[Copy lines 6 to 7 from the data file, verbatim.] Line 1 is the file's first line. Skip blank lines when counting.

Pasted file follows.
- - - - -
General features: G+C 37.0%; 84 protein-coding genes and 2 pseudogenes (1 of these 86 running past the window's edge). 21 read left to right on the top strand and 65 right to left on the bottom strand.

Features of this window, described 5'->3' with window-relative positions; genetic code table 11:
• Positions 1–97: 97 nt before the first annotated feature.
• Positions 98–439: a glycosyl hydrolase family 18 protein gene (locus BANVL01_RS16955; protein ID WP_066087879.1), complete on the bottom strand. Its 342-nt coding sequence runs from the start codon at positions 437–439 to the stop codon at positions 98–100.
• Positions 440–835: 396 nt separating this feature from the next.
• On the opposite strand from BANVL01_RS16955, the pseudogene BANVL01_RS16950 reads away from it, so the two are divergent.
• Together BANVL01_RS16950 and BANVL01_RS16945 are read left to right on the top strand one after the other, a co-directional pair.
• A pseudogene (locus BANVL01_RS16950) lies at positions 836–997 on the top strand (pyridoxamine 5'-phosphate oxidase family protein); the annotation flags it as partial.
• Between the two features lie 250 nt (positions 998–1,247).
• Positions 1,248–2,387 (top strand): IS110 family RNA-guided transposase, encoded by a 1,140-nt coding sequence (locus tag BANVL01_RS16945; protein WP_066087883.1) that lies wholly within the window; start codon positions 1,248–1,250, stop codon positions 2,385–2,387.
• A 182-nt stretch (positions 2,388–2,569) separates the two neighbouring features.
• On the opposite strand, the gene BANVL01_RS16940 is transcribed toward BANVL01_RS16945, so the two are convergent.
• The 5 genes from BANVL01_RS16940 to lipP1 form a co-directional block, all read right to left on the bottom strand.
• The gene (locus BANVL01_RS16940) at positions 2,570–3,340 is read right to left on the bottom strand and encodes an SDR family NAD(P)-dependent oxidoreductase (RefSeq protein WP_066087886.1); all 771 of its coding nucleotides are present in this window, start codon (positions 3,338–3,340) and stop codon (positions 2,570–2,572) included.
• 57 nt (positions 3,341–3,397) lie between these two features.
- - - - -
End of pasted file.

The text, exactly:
• On the opposite strand from BANVL01_RS16955, the pseudogene BANVL01_RS16950 reads away from it, so the two are divergent.
• Together BANVL01_RS16950 and BANVL01_RS16945 are read left to right on the top strand one after the other, a co-directional pair.